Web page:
This book is a collection of 50 short stories, recounted by the protagonists themselves. The stories are fascinating, unusual, enthralling and addictive. Once I started reading them, I couldn’t put the book down.
What is special about the stories is the friendly, chatty way they are written. The Moth started as a means of encouraging the oral art of story telling and this is reflected in the way the stories have now been captured in print. An introduction by Neil Gaiman explains the thinking behind why these stories work and sets the scene for some wonderful stories. Gaiman concludes his Introduction by saying that the written group of stories ‘teaches us to read’ – this is true but I think it will also inspire many to think, to talk and perhaps to tell their own stories too.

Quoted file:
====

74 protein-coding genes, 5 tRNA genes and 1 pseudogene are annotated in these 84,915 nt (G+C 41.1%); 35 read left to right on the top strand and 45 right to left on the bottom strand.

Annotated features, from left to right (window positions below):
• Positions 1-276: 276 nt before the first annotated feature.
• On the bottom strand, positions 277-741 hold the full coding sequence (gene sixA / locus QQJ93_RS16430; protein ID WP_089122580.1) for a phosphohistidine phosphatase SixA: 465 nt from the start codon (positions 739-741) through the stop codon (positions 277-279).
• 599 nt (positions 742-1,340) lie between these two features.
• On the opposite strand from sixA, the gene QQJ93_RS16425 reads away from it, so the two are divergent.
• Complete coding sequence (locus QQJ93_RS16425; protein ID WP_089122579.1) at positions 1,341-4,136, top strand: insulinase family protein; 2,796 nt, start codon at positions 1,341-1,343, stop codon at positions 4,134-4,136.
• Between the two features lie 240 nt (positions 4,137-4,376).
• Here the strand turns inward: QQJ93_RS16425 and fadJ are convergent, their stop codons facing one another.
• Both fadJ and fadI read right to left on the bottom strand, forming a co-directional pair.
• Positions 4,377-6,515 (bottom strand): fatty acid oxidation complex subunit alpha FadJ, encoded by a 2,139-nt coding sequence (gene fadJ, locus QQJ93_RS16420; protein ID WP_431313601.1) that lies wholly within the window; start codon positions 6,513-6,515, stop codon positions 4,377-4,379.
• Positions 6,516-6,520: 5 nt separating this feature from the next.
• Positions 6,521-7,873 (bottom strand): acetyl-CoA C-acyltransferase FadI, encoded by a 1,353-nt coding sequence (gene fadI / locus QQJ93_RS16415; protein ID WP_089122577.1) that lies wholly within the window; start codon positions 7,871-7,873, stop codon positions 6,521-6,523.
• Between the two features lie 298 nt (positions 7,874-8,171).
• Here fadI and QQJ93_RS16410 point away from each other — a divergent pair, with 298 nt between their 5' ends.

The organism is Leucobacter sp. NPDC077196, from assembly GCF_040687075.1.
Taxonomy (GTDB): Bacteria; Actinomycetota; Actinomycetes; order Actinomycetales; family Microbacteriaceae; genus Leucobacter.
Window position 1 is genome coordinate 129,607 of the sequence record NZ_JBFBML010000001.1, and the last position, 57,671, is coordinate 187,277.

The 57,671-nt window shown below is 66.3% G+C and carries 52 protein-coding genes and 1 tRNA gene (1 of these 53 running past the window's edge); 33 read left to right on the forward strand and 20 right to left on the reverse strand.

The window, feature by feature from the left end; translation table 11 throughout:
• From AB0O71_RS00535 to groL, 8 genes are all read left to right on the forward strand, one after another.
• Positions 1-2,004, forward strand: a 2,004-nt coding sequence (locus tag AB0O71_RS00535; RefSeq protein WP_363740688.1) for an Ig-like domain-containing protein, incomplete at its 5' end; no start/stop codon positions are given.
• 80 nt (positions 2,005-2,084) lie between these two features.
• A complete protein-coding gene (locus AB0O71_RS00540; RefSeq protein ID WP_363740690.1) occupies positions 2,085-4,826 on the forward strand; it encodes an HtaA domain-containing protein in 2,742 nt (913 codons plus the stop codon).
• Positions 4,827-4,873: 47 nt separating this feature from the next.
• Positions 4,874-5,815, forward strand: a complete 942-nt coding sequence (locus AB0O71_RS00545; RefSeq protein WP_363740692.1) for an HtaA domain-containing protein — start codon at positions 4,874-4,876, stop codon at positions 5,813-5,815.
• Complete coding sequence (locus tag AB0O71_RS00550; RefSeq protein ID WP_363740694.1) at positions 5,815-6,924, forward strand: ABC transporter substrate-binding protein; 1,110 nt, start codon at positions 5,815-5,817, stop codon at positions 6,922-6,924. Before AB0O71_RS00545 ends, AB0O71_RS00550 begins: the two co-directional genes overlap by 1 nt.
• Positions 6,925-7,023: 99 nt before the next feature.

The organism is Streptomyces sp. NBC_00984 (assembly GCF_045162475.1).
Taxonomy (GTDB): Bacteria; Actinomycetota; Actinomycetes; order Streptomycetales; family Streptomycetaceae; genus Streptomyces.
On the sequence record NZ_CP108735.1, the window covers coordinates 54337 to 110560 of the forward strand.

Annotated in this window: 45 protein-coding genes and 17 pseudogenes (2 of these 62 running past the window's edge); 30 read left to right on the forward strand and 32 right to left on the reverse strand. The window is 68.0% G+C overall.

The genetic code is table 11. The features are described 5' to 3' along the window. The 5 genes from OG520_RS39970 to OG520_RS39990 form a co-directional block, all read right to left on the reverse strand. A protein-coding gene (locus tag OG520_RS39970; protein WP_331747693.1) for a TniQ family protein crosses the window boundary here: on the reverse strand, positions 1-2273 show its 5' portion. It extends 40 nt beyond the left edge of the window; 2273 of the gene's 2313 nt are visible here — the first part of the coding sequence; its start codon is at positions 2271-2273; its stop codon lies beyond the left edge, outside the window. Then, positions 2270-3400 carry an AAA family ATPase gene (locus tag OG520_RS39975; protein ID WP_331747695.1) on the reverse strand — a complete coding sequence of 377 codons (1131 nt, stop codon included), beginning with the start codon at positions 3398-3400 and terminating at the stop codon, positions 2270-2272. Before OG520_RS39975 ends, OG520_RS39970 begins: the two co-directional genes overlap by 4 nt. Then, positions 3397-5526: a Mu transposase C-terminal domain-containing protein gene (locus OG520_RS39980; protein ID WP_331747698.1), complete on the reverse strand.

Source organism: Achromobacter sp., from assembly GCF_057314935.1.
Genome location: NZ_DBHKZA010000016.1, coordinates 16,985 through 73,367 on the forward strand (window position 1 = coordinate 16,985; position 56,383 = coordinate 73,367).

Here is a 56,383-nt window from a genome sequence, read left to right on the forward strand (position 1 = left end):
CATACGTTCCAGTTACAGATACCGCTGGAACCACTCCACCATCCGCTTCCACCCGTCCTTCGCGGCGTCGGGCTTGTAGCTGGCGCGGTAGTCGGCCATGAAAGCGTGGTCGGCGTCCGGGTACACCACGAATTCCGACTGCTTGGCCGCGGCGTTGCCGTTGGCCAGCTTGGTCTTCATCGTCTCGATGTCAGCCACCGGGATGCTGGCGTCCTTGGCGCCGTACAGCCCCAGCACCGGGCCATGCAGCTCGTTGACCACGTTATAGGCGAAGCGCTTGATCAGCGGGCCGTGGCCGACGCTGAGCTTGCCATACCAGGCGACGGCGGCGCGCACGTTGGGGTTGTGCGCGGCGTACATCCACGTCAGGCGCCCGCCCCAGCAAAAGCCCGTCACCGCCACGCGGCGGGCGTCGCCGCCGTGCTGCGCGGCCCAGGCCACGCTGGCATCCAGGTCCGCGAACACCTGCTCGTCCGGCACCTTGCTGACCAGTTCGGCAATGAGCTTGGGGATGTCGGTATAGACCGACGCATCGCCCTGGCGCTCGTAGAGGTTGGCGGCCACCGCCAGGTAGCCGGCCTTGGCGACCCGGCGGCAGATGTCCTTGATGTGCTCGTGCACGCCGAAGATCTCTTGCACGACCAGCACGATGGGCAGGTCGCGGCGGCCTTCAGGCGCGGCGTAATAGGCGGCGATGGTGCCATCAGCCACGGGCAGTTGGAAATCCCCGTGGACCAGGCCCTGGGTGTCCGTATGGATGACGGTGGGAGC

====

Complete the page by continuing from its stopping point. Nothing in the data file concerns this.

The stories are often events that have been life changing for the people recounting them. They make the reader think – days later and some of the stories are still with me and they will be for some time to come. I think of them, of the people involved, of how I might have reacted in similar circumstances. I can’t wait to discuss the stories that effected me the most with my friends.
These are excellent stories for introducing topics of discussion – false arrest, racism, war and suicide to mention a few. They are topics that mature teens will enjoy discussing and the length and style of the stories make this book accessible to a wide range of readers.